Designer Skin LLC v. S & L Vitamins, Inc., et al.
Register.com, Inc. v. Verio, Inc.
126 F. Supp. 2d 238 (S.D.N.Y., December 12, 2000) (Jones, J.) aff'd. 356 F.3d 393 (2d Cir. 2004)
Register.com operates a domain name registration service. It also provides a variety of related services, including web site hosting and electronic mail. To be authorized to provide domain name registration services, Register.com was required to and did enter into a Registrar Accreditation Agreement with ICANN. Pursuant to this agreement, Register.com is required to provide the public with access to a Whois database containing, inter alia, contact information by which one can reach those individuals who utilize Register.com's services to register their domain name. This agreement with ICANN sets forth the restrictions Register.com can place on the uses made by the public of data they obtain from the Whois database. More particularly, this agreement provides:
Registrar shall not impose terms and conditions on use of the data provided except as permitted by ICCAN-adopted policy. Unless and until ICANN adopts a different policy, Registrar shall permit use of data it provides in response to queries for any lawful purposes except to: (a) allow, enable, or otherwise support the transmission of mass unsolicited, commercial advertising or solicitations via e-mail (spam); or (b) enable high volume, automated, electronic processes that apply to Registrar (or its systems).
[B]y submitting a Whois query, you agree that you will use this data only for lawful purposes and that, under no circumstances, will you use this data to: (1) allow, enable or otherwise support the transmission of mass unsolicited commercial advertising or solicitations via direct mail, electronic mail, or by telephone; or (2) enable high volume, automated, electronic processes that apply to Register.com (or its systems). The compilation, repackaging, dissemination or other use of this data is expressly prohibited without the prior written consent of Register.com. Register.com reserves the right to modify these terms at any time. By submitting this query, you agree to abide by these terms.
Verio, Inc. is a company that provides a variety of internet services, including web site hosting and development. To assist it in developing its business, Verio decided to market its services to individuals who recently registered domain names. Verio obtained information concerning the identity and whereabouts of these individuals, in part, by using a search robot to search Register.com's Whois database. Verio then utilized this information to solicit business from these individuals via telemarketing and e-mail.
Accordingly, the Court found that plaintiff was likely to succeed on its breach of contract claim. The court issued injunctive relief because it believed the damage Register.com would sustain, which included injury to its reputation and goodwill, would be difficult to measure in damages.
The Court also found that Register.com was likely to prevail on its trespass to chattel claim as a result of Verio's use of a search robot to obtain data from Register.com's Whois database. As stated by the Court:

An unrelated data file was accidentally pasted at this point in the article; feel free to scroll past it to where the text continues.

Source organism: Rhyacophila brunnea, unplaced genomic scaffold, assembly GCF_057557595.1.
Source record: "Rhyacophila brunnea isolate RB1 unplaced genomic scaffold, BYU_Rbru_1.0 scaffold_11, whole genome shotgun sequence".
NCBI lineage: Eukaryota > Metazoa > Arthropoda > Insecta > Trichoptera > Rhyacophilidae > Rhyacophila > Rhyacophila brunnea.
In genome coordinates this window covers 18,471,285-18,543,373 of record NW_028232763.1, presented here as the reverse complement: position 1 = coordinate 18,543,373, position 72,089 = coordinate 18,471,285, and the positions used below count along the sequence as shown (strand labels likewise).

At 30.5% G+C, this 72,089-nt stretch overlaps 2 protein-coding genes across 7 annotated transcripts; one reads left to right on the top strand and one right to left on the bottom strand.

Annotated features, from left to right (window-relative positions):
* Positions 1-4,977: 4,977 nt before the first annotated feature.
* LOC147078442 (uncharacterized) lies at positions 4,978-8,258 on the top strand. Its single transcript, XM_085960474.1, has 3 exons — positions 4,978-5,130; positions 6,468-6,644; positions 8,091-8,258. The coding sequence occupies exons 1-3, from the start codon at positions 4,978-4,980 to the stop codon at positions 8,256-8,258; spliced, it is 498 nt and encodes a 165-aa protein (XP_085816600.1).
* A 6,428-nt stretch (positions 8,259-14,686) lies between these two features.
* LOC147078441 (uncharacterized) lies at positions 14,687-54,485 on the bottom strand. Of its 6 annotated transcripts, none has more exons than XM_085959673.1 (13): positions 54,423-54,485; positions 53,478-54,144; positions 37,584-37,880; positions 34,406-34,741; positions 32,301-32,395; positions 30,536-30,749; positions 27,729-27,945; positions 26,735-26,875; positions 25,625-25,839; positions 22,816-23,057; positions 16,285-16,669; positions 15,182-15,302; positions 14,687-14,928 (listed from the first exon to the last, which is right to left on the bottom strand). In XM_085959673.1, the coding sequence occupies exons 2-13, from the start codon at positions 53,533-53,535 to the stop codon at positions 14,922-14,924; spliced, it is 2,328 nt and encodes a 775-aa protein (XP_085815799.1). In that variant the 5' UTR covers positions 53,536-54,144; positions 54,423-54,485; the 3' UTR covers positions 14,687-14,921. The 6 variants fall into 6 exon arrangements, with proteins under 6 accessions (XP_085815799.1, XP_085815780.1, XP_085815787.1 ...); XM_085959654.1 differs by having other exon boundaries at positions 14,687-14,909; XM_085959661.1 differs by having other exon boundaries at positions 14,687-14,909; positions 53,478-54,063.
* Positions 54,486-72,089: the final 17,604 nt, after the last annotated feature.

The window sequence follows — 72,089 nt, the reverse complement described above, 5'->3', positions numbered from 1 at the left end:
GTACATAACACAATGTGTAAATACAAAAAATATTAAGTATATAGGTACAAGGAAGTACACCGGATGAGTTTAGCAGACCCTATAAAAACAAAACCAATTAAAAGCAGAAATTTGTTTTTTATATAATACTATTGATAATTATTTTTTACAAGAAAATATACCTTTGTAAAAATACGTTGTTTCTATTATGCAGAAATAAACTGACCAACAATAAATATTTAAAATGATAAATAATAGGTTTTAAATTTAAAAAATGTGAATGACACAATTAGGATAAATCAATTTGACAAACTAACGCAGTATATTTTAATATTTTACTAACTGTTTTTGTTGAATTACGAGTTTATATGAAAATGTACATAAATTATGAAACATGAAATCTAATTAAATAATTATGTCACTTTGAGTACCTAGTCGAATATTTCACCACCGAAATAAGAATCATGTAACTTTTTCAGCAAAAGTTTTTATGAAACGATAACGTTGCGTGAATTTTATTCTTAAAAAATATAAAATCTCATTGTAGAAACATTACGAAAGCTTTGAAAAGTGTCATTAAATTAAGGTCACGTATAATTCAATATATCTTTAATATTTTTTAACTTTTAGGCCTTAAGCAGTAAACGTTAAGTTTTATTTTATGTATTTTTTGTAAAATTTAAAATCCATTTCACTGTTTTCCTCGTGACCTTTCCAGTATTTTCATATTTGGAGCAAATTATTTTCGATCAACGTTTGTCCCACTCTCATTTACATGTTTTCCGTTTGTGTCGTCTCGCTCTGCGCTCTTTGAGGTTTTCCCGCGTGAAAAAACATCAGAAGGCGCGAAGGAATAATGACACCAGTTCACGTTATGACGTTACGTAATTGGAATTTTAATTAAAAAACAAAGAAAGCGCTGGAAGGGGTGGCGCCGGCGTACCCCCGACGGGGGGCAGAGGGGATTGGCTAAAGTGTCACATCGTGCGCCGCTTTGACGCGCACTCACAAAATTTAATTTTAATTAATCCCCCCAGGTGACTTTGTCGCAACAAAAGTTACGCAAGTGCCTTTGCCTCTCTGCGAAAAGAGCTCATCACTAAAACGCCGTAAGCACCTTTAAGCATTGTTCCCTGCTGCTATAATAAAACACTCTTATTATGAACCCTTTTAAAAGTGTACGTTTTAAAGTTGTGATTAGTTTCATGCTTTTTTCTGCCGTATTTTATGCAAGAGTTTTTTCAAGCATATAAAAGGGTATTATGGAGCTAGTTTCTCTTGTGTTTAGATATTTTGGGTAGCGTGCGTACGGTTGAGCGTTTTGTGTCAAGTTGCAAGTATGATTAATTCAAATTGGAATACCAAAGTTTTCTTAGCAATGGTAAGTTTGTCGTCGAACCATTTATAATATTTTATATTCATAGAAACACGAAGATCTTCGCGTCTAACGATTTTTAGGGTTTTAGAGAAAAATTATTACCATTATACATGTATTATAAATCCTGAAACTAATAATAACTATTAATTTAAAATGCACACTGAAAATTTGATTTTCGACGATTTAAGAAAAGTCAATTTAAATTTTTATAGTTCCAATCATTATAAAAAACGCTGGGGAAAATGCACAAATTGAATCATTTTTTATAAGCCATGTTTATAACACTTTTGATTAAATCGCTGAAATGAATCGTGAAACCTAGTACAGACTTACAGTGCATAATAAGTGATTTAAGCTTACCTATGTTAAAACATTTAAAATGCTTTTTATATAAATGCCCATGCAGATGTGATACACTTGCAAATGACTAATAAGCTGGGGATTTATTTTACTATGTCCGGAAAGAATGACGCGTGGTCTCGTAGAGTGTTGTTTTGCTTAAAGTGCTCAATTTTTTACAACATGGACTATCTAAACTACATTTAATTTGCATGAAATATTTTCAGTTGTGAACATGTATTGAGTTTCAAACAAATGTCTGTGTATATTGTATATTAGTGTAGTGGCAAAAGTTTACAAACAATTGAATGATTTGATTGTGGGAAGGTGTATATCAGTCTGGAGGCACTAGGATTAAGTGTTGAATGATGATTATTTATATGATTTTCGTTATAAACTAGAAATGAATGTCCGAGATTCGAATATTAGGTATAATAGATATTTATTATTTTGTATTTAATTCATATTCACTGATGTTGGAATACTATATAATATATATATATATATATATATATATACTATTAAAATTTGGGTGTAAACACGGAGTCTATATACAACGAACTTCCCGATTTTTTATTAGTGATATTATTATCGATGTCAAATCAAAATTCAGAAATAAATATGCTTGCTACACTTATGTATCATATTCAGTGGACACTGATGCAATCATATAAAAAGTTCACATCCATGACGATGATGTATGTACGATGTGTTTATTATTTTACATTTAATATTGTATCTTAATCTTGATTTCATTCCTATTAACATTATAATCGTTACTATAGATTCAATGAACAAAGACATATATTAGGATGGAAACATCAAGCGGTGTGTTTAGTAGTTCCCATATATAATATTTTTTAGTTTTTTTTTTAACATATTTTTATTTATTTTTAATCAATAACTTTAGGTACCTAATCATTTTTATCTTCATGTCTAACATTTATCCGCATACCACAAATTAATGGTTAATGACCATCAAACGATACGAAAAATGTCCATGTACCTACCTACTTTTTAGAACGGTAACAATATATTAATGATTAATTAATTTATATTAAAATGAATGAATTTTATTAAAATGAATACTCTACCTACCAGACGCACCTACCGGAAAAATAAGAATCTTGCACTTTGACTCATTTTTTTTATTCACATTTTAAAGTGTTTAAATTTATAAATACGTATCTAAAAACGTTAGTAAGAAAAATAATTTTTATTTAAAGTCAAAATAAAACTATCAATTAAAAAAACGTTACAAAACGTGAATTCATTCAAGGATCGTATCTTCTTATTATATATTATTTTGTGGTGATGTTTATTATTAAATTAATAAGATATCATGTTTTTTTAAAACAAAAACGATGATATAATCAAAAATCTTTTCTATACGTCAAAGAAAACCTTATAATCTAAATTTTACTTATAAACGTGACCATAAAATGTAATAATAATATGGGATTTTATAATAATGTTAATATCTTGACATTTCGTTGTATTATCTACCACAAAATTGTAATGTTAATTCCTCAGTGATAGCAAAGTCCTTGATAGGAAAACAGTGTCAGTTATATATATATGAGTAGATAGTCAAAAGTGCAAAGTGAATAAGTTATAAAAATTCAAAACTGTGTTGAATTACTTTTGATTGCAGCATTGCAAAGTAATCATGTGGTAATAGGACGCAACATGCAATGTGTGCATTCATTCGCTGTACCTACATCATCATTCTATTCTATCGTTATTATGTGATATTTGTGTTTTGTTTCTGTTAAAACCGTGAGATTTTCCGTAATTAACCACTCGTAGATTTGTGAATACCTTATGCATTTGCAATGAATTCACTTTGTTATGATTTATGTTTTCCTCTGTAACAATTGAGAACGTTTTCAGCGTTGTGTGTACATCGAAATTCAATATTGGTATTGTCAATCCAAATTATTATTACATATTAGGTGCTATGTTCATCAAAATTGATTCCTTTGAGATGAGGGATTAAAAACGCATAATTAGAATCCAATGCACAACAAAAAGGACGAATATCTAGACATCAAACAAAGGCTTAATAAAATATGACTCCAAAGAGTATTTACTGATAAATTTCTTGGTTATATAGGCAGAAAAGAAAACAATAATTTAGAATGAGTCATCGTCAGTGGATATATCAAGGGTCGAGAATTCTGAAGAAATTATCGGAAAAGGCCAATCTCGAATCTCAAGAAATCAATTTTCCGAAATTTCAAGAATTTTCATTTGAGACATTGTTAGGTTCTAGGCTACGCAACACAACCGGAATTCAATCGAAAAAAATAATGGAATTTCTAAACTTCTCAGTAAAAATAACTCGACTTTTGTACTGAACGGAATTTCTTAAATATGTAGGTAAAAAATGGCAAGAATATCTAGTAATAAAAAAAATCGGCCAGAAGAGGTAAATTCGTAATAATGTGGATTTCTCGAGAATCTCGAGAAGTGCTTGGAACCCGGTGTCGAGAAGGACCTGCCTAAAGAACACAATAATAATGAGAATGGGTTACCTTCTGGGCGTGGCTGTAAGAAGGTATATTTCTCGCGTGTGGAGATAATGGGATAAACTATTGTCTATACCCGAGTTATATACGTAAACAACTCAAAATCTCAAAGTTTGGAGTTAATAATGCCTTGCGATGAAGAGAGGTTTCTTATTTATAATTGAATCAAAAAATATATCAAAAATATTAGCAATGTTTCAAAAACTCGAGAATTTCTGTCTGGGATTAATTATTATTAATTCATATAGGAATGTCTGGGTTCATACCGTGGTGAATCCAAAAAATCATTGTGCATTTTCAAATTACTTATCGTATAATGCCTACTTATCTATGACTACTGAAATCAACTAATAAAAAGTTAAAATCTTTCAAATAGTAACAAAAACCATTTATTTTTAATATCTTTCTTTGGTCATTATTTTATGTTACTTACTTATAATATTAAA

One who uses a chattel with the consent of another is subject to liability in trespass for any harm to the chattel which is caused by or occurs in the course of any use exceeding the consent, even though such use is not a conversion.
The Court first held that once Register.com objected thereto, for example, by filing this suit, Verio knew that its use of a search robot exceeded the scope authorized by Register.com.
The more interesting issue was whether there had been sufficient harm to sustain a trespass claim. The Court noted that "evidence of mere possessory interference is sufficient to demonstrate the quantum of harm necessary to establish a claim for trespass to chattels." While Verio's use alone did not significantly impair the operation of the Whois database, the threat that many others would also use search robots to access the Whois database if the Court did not find such use prohibited created a sufficient threat of injury to warrant injunctive relief. In reaching this conclusion, the Court relied heavily on Ebay Inc. v. Bidder's Edge, Inc., 100 F. Supp. 2d 1058 (N.D. Ca. 2000).
The Court also found that Verio's activities would likely violate the Computer Fraud and Abuse Act in that Verio had intentionally accessed plaintiff's computers without authority and thereby both caused damage and obtained information in violation of 18 U.S.C. §1030(a)(2)(c) and (a)(5)(c).
Lastly, the Court found that Verio's marketing activities would likely violate the Lanham Act. Many individuals, shortly after they register a domain name with Register.com, received a solicitation which indicated the caller was calling from Verio "regarding a recently registered domain name" or "regarding the registration of your domain name." This second solicitation further asked the registrant to "Please contact me at your earliest convenience ... If I don't hear from you in a couple of days I will call back." The Court was of the opinion that such solicitations, even though they did not use the Register.com mark or name, would likely create confusion as to their source. This conclusion was supported by evidence of actual registrant confusion submitted by Register.com. The Court accordingly held that such conduct was likely to constitute unfair competition and false designation of origin in violation of §43(a) of the Lanham Act, and accordingly enjoined it.